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LL’s Top 50 Mariners Prospects 2019: #9 - Braden Bishop

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Defense and speed are his calling cards, but Braden Bishop overhauled his swing and wants to show that he can hit well enough to be an every day major league player

Minor League Baseball: Arizona Fall League-All Star Game
Braden Bishop is hungry and ready for major league action.
Mark J. Rebilas-USA TODAY Sports

Welcome to the Top 10 of LL’s Top 50 Prospects of 2019! To date, we’ve covered prospects 50-10 in the system (you can catch up here). Today, we take a look at outfielder Braden Bishop, a player we can expect to see in Seattle at some point this season.

The story of Braden Bishop is the story of a player valued for his defense and speed, yet discounted because of his bat. Bishop has rejected this plot line as a trite retelling of a tale he has heard many times, one in which he has no interest in participating. Instead, he has wrestled the pen from baseball and is writing his own version of the story of a player working his way toward the major leagues.

Bishop has been valued by the Mariners since he was drafted in the third round of the 2015 MLB draft, a rare Jack Zduriencik pick that could brighten the future. Now, gearing up for his first season in AAA at age 25, he fits in with the current Mariner regime’s appetite for players who know how to make adjustments.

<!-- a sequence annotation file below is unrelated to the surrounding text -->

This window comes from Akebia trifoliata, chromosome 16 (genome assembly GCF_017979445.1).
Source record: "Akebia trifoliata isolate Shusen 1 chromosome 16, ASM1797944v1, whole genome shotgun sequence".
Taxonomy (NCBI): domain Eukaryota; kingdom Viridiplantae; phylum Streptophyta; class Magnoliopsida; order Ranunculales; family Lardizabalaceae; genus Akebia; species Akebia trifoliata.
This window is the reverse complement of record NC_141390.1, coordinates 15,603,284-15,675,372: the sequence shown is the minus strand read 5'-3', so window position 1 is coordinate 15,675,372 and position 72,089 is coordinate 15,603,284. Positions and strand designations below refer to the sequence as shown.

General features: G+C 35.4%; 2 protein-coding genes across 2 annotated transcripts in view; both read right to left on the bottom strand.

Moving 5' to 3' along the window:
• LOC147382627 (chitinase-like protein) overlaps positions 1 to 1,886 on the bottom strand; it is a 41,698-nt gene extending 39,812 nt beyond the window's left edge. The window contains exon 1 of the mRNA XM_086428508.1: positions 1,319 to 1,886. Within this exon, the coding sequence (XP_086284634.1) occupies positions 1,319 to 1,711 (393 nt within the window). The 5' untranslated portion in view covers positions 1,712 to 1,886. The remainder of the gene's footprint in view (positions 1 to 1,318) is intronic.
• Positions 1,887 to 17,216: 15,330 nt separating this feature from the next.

Despite the narrative about his lack of offensive prowess, Bishop and others have rejected it. Bishop told pac-12.com before he was drafted out of the University of Washington (Go Dawgs), “I strongly believe that I’m a good hitter. I’m not going to stop working at it. I don’t have it all figured out, but I’m going to learn.” Mariners scouting director Tom McNamara was impressed with Bishop’s ability to square up on pitches, and his college coaches similarly thought he had offensive ability, citing the rise of his slugging percentage throughout his college career.

The story of Bishop’s professional career has been one of purposeful improvement. After struggling in his promotion to High-A the year after he was drafted, he sought out fellow Washington Husky Jake Lamb of the Diamondbacks for help. Lamb, who was drafted before Bishop arrived at Washington, had offered him help in his college career. Now, struggling in a hitting-friendly league, Bishop sought to make changes. He watched Lamb have success dropping his hands to generate more power and decided to take the same approach for a different purpose. He had been punching the ball and hoping his speed would get him on base. Dropping his hands allowed his swing to start low and end high, helping him drive the ball. His speed still comes into play; he can stretch gap hits into doubles and triples, or steal a base and turn a single into a double.

Here, Bishop talks about the changes he made to his swing: